>!-- --> A Nod to Our Digital Past - National Archives Foundation

Archives Experience Newsletter - March 5, 2024

  • A Nod to Our Digital Past

Four years ago this month, the National Archives Museum in Washington, D.C., and Archives facilities across the country—along with the rest of the nation—closed indefinitely due to the onset of the COVID-19 pandemic.
The following week, the Foundation launched this weekly newsletter (and an accompanying one titled “History Snacks” for kids and families) to stay in touch. We sought to be a friendly voice during unfamiliar times and to find a new way to share the vast holdings and stories of the National Archives with you.
Just over 200 editions later, here we are. We like to look back at our past, but the Foundation and the National Archives are looking forward to the next two years. We have much planned as we prepare for the 250th anniversary of the Declaration of Independence. This newsletter, our social media, and our website are the spots you want to keep an eye on for “the big reveal” as we roll out the news over the coming months.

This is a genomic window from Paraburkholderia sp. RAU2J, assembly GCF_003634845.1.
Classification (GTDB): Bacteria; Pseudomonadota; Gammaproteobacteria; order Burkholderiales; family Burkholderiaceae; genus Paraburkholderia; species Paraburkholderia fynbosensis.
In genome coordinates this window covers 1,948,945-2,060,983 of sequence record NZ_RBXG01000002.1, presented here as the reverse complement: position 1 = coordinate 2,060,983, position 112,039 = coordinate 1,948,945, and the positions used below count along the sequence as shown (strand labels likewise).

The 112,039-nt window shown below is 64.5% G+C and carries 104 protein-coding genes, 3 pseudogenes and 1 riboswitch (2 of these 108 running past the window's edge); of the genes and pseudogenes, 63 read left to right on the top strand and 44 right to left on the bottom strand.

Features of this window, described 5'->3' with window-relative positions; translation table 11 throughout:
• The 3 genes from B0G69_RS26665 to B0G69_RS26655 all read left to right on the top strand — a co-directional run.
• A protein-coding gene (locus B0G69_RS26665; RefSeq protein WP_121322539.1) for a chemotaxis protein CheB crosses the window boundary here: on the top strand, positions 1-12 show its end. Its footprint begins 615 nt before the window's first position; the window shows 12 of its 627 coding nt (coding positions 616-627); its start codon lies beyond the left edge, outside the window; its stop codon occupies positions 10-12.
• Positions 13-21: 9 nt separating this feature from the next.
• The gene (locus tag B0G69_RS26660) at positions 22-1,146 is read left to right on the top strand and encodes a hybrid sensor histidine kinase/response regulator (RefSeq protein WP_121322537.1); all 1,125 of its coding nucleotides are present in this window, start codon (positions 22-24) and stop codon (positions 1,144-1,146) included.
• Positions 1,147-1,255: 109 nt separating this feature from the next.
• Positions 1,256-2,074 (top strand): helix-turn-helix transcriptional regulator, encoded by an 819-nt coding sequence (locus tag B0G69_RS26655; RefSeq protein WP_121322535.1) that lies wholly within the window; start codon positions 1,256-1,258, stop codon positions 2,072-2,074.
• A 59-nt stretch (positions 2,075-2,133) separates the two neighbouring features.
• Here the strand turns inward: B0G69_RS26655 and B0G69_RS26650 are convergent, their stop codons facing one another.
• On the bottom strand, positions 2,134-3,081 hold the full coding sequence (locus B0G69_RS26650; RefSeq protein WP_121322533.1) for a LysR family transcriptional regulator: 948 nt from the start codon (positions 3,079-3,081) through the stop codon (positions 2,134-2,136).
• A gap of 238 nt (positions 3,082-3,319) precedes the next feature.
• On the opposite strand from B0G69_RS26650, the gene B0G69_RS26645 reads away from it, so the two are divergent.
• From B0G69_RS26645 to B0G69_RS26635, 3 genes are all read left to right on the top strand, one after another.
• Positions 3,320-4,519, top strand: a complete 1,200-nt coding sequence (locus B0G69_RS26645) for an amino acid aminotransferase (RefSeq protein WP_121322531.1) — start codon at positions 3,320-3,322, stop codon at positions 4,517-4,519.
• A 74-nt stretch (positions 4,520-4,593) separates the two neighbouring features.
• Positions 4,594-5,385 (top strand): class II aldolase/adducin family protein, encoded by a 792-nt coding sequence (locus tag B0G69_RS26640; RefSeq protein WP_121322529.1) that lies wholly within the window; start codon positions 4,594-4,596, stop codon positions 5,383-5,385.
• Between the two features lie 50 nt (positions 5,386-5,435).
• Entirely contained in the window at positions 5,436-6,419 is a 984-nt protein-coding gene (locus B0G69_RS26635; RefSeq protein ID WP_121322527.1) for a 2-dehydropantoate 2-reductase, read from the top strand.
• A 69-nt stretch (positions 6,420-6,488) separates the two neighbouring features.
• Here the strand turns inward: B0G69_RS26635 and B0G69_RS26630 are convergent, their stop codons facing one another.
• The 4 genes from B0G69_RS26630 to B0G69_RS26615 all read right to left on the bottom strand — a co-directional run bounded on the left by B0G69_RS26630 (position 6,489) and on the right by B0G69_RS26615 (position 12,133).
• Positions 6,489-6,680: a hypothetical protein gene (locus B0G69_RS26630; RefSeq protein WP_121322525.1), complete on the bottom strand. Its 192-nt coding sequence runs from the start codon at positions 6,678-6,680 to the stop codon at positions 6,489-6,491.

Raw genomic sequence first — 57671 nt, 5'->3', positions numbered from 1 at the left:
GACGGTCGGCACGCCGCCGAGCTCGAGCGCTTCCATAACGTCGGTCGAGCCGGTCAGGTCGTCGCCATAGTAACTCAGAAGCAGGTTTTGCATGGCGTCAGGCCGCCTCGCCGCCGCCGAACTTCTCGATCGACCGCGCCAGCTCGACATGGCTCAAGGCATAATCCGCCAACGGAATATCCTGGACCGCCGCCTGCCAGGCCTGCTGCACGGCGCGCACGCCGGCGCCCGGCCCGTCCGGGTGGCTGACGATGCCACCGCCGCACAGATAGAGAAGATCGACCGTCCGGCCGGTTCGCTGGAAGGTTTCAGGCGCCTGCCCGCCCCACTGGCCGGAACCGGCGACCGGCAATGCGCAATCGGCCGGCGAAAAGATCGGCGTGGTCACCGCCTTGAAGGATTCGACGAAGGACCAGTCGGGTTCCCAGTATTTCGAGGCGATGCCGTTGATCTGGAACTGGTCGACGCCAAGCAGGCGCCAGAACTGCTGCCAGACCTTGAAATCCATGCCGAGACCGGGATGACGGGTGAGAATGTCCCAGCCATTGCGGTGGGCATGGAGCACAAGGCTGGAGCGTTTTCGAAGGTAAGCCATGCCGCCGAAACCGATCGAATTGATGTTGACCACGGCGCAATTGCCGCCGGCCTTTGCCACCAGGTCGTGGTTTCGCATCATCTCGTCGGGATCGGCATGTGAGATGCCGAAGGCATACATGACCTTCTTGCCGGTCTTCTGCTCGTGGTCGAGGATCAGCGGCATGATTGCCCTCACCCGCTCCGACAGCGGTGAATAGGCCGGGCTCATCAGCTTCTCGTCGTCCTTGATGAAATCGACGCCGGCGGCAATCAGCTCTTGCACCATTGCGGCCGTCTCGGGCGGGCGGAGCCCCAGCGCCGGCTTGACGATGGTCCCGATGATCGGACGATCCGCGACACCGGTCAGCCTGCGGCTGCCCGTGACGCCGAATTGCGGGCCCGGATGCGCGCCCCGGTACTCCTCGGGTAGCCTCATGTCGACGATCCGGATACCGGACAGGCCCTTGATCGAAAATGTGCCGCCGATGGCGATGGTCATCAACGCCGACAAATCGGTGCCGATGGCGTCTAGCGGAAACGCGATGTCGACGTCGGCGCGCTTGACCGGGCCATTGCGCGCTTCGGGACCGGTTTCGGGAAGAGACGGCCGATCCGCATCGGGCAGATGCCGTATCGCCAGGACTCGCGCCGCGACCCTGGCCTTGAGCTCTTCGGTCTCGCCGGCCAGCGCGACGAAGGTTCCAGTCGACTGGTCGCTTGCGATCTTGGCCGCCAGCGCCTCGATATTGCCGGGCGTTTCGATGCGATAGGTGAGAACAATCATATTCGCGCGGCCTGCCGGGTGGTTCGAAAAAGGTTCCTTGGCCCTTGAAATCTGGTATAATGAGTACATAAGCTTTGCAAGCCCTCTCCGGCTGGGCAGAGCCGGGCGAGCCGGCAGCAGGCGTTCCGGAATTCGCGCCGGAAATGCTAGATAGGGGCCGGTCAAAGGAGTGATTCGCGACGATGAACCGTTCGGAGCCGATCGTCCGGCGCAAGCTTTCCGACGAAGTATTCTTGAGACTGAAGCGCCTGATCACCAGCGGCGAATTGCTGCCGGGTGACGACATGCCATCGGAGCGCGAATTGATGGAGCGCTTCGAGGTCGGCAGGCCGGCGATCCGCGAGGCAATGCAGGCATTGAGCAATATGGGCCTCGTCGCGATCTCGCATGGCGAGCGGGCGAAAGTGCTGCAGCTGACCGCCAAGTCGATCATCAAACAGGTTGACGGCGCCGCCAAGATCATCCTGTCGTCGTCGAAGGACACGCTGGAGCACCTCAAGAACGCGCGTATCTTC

As they say, it’s not the destination, it’s the journey. This was a journey that we could not have predicted, but we are grateful for your readership and support, then and now.
Keep reading, clicking, following, liking, viewing, and donating!

Patrick M. Madden
Executive Director
National Archives Foundation

P.S We’ve listed a few of our favorite newsletters from the past four years below. Enjoy!

Red-handed Records

Are you a true crime devotee? Popular podcasts and shows dissect the minutiae of criminal cases digging through the details for a “smoking gun.” Usually, it’s documents. We dove into the archives to share some of the most notorious arrest records and dark secrets behind a wellness cult gone bad. There’s nothing scarier than the truth.

Parks and Recreation

While you’ll have to wait until November 2024 for the series finale of Yellowstone, we honored the 100th anniversary of Yellowstone National Park with an exploration of the history of national parks and the birth of Yellowstone as protected land.

Myth Busted

Did President William Howard Taft actually have a bathtub fiasco, or was that just a legend? We explored some of American history’s myths and misconceptions.

What I Didn’t Know

History is not static. Historians and researchers continue to review, discover, and interpret our nation’s past. On the 100th anniversary of the Tulsa race massacre, we described one of the worst tragedies in American history—a story that was new to most people in our country at the time.

The Origin Story

It’s hard to believe the National Archives building isn’t even a century old yet. We covered its history from conception to construction, honoring the site that has become an iconic presence on the National Mall.

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